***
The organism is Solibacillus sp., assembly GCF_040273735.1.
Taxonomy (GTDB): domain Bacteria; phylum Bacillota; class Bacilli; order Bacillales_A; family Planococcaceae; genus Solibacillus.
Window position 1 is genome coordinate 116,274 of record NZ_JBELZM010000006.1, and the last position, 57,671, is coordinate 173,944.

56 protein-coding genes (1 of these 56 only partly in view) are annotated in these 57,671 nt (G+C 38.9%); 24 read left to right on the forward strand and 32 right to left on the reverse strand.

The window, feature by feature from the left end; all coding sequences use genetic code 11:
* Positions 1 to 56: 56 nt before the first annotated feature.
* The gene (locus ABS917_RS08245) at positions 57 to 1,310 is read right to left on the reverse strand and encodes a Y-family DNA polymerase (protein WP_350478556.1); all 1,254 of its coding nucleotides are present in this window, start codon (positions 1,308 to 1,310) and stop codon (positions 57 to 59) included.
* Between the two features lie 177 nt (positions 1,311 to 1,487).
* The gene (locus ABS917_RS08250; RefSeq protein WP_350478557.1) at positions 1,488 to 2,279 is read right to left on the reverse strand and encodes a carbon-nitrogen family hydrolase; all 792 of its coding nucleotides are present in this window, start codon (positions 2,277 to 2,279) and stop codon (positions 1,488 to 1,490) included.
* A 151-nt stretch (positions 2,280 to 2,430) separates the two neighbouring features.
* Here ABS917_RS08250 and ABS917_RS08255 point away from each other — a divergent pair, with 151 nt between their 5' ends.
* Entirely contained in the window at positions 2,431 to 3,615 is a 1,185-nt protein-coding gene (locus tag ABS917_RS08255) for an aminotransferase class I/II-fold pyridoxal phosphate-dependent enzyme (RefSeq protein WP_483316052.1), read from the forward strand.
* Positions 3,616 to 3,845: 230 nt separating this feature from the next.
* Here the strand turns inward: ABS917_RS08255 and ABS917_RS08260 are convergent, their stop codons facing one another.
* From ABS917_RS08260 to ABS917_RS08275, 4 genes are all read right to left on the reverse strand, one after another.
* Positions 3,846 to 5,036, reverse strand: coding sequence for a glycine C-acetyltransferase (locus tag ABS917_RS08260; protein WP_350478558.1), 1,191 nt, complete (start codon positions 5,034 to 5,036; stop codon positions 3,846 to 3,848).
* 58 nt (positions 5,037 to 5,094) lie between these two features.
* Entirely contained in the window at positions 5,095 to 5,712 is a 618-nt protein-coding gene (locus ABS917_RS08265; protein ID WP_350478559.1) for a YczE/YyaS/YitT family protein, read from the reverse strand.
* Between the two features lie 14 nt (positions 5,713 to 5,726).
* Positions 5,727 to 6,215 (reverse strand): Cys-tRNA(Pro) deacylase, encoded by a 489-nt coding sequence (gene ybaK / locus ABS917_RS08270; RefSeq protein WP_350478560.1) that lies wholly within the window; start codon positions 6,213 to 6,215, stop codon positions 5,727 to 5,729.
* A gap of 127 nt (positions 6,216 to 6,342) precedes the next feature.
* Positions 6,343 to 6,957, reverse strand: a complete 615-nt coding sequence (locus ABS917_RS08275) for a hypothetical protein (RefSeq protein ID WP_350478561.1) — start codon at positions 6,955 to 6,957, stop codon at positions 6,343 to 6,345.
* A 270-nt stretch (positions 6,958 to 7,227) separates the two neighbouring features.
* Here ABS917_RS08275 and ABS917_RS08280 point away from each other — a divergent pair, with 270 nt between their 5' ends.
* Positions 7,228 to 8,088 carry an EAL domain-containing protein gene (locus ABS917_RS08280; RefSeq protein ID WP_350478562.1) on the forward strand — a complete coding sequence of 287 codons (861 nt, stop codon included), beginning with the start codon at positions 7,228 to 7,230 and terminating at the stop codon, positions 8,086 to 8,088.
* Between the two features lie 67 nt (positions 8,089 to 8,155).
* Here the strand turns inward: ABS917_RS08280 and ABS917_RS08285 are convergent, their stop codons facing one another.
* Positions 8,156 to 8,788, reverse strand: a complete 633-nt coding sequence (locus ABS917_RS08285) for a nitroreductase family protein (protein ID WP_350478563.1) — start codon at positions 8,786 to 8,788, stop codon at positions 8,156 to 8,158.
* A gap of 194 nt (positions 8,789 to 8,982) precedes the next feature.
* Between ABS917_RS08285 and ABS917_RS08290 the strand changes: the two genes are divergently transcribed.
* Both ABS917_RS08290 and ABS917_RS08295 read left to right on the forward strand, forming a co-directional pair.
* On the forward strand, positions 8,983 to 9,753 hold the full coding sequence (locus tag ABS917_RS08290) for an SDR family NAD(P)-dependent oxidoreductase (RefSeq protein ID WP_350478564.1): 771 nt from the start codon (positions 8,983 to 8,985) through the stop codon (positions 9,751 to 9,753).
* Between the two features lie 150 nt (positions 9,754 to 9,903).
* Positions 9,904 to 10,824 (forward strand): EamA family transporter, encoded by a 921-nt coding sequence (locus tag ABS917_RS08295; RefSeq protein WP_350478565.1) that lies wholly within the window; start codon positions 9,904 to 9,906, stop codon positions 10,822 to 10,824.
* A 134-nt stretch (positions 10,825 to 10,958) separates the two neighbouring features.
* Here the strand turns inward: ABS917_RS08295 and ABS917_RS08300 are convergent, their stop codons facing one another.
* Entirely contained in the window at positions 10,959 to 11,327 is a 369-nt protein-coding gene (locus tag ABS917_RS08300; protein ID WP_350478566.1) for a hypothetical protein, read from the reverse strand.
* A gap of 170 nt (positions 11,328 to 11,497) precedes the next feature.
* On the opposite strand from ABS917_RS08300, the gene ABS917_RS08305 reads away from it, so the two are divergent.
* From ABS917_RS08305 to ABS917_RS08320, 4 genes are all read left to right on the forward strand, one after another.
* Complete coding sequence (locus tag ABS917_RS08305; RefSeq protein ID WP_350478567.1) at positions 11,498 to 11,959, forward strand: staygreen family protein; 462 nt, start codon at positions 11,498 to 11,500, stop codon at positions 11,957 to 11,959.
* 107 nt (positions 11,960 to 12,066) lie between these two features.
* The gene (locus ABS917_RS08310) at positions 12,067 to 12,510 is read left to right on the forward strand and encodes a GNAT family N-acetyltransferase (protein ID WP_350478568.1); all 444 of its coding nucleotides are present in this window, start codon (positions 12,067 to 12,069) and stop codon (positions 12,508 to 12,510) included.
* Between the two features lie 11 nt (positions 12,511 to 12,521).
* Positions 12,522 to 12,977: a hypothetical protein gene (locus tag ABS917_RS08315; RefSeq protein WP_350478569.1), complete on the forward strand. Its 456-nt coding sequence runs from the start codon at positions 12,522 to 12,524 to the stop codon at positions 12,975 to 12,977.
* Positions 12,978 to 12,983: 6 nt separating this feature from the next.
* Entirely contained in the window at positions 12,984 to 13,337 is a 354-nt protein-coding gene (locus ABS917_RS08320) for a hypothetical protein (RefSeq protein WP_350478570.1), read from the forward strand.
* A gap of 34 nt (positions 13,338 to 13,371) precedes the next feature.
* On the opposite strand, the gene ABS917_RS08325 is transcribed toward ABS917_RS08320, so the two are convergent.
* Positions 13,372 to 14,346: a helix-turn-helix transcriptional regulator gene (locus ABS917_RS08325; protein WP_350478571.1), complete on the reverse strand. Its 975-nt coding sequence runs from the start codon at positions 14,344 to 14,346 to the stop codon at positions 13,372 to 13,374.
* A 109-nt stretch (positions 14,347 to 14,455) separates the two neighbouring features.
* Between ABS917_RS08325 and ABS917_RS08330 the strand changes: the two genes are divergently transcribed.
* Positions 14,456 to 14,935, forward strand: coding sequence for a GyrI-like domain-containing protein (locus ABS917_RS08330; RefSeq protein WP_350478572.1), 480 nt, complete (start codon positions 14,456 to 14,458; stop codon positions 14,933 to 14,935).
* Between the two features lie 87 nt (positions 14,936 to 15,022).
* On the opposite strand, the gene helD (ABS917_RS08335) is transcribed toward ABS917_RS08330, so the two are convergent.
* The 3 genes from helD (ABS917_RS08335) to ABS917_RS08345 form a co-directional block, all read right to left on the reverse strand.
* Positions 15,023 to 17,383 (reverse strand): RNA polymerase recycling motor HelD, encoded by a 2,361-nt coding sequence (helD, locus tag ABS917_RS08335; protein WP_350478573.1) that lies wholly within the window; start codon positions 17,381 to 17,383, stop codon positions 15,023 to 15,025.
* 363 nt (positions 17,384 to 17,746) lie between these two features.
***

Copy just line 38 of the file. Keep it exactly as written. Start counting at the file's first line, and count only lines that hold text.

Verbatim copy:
* A gap of 170 nt (positions 11,328 to 11,497) precedes the next feature.